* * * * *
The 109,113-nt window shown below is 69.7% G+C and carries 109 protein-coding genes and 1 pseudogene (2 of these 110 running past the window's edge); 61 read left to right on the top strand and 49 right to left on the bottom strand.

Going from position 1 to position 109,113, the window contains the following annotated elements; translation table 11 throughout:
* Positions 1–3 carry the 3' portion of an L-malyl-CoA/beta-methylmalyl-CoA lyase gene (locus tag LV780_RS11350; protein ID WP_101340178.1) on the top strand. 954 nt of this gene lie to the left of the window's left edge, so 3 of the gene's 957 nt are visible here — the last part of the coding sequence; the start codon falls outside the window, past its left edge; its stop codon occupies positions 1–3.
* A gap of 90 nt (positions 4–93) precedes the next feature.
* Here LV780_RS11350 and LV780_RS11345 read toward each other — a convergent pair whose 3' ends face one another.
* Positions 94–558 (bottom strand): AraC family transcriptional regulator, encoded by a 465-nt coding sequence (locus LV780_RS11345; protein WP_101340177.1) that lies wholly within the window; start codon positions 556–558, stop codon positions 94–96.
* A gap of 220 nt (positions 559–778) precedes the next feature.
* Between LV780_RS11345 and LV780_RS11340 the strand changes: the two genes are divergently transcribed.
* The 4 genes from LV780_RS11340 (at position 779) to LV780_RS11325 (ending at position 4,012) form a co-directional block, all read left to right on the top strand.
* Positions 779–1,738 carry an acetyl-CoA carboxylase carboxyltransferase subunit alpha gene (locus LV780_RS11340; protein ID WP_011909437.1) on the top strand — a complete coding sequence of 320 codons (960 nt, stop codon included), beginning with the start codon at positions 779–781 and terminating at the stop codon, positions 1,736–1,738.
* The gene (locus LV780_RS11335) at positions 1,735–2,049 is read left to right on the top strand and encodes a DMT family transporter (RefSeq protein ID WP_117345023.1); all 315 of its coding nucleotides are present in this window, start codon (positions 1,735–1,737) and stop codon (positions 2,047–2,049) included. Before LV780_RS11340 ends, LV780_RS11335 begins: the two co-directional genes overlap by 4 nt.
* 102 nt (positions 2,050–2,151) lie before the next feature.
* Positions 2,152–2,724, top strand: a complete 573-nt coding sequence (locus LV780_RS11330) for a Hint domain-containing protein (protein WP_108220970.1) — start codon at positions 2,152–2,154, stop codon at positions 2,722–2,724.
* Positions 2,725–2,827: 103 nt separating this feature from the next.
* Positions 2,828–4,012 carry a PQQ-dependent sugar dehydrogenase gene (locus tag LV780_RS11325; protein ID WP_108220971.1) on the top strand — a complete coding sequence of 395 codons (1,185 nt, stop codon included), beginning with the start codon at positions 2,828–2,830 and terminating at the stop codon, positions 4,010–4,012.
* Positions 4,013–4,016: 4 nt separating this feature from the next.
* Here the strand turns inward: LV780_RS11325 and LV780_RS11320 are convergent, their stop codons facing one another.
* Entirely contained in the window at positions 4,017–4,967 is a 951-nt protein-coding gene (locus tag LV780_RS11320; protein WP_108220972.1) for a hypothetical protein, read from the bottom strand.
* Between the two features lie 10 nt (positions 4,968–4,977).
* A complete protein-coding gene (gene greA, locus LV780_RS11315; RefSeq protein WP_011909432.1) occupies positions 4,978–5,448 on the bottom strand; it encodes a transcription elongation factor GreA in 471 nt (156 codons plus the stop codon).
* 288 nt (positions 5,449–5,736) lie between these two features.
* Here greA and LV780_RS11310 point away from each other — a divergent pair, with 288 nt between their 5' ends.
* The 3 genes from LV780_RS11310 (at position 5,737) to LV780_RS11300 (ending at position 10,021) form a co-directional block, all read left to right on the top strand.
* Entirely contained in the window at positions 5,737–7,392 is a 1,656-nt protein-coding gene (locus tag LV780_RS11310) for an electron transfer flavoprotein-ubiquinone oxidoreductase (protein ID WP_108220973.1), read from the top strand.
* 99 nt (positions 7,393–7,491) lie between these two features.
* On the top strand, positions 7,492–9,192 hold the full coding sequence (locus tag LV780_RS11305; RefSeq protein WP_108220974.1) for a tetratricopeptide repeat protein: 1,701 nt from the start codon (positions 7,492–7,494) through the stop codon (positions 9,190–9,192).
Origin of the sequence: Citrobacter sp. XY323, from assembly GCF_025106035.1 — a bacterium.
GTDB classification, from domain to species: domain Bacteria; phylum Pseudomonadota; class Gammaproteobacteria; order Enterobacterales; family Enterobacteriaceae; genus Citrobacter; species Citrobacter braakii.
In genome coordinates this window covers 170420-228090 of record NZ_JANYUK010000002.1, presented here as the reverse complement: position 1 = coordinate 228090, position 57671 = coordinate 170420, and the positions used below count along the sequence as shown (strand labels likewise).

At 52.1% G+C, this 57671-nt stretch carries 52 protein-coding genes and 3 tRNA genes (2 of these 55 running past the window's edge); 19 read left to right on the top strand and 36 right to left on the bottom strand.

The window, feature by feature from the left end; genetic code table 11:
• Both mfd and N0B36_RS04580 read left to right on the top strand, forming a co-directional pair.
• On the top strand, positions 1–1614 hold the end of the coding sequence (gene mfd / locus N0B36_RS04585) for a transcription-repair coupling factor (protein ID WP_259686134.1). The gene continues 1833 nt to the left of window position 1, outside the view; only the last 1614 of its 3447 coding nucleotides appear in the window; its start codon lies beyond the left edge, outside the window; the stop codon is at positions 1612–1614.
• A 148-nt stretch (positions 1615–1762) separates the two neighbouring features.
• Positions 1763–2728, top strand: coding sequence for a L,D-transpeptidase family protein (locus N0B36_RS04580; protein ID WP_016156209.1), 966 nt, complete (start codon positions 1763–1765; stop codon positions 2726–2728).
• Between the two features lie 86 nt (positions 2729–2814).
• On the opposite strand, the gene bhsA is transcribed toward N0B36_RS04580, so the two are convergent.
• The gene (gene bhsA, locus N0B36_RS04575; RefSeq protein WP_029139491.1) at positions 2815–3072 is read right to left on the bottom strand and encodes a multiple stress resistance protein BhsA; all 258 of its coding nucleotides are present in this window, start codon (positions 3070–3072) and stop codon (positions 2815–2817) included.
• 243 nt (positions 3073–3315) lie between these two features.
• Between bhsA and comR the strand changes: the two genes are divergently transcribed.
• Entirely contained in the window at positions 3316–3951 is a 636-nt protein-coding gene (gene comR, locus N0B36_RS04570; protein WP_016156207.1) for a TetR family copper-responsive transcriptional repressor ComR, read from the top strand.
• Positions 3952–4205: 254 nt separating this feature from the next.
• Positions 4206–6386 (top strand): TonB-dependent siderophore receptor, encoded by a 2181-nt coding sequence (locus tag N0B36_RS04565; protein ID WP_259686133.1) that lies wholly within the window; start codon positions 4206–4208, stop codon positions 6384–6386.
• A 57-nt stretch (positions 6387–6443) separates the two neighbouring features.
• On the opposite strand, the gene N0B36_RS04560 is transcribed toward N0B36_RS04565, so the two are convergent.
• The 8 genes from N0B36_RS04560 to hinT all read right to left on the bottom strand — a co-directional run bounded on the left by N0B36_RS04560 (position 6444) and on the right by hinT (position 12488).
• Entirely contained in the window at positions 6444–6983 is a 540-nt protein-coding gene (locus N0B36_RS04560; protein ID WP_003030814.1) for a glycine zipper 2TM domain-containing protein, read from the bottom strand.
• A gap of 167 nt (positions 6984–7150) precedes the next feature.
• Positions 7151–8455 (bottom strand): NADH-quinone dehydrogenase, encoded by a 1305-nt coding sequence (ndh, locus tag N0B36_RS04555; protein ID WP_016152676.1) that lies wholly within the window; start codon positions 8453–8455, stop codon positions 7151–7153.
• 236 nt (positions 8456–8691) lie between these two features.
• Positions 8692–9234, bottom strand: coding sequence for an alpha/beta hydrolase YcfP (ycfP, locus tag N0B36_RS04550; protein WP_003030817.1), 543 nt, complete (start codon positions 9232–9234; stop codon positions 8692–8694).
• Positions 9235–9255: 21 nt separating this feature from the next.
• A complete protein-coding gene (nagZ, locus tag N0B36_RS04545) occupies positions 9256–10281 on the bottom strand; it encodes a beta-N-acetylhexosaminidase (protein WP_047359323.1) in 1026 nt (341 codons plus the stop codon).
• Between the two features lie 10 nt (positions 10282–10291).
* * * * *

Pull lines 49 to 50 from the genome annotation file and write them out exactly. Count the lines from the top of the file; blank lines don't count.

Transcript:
• Positions 7151–8455 (bottom strand): NADH-quinone dehydrogenase, encoded by a 1305-nt coding sequence (ndh, locus tag N0B36_RS04555; protein ID WP_016152676.1) that lies wholly within the window; start codon positions 8453–8455, stop codon positions 7151–7153.
• 236 nt (positions 8456–8691) lie between these two features.